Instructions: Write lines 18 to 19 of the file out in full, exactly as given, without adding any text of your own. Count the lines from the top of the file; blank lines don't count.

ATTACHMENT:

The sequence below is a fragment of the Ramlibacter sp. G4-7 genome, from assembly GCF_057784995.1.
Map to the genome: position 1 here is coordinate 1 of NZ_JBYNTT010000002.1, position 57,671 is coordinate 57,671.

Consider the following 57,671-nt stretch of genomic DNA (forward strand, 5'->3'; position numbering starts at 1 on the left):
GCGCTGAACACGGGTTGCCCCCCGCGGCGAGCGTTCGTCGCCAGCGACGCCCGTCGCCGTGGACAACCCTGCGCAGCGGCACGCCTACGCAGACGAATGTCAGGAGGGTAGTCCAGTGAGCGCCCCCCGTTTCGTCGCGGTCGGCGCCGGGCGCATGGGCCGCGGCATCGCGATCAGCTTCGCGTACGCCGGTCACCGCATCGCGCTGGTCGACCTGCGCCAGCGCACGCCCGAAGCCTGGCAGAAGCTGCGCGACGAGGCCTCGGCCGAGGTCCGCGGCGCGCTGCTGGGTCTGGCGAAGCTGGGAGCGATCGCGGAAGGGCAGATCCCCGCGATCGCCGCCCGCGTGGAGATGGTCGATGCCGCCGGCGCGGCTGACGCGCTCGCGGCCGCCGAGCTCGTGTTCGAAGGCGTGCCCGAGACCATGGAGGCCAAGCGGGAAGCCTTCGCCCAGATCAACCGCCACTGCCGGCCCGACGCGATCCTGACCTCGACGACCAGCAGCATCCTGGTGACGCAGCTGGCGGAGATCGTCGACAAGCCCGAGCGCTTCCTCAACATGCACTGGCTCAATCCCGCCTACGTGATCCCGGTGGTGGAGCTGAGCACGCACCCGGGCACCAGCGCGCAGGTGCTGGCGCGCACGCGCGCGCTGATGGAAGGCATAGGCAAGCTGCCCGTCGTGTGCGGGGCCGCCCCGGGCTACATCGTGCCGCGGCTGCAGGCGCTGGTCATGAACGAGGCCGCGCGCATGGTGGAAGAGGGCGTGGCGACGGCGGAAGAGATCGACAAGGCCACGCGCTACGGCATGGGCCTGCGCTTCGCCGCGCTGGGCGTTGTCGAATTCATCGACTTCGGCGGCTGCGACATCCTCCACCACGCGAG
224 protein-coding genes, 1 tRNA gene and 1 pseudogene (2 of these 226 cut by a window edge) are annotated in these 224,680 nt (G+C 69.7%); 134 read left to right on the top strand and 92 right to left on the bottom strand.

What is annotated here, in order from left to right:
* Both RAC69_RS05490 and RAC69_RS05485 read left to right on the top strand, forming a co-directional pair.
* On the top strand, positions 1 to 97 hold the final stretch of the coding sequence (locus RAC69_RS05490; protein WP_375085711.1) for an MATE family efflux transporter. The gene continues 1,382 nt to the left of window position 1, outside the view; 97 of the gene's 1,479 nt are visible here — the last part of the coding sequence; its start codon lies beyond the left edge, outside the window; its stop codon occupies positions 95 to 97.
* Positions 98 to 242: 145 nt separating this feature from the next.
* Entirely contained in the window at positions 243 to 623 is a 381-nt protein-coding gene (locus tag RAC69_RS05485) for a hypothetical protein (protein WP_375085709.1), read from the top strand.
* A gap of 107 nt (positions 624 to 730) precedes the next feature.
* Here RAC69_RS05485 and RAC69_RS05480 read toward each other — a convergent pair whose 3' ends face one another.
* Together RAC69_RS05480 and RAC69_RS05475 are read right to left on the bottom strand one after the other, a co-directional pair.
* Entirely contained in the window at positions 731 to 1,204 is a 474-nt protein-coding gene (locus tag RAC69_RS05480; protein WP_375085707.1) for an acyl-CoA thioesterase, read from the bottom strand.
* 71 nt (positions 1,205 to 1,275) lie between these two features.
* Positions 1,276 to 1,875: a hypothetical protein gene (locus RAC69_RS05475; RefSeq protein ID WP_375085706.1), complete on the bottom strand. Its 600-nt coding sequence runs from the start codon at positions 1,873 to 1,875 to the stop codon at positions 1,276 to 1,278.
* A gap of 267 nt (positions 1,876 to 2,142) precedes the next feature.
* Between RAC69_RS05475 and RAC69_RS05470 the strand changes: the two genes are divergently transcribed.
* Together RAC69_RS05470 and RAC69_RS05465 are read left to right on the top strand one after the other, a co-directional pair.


* Between RAC69_RS05475 and RAC69_RS05470 the strand changes: the two genes are divergently transcribed.
* Together RAC69_RS05470 and RAC69_RS05465 are read left to right on the top strand one after the other, a co-directional pair.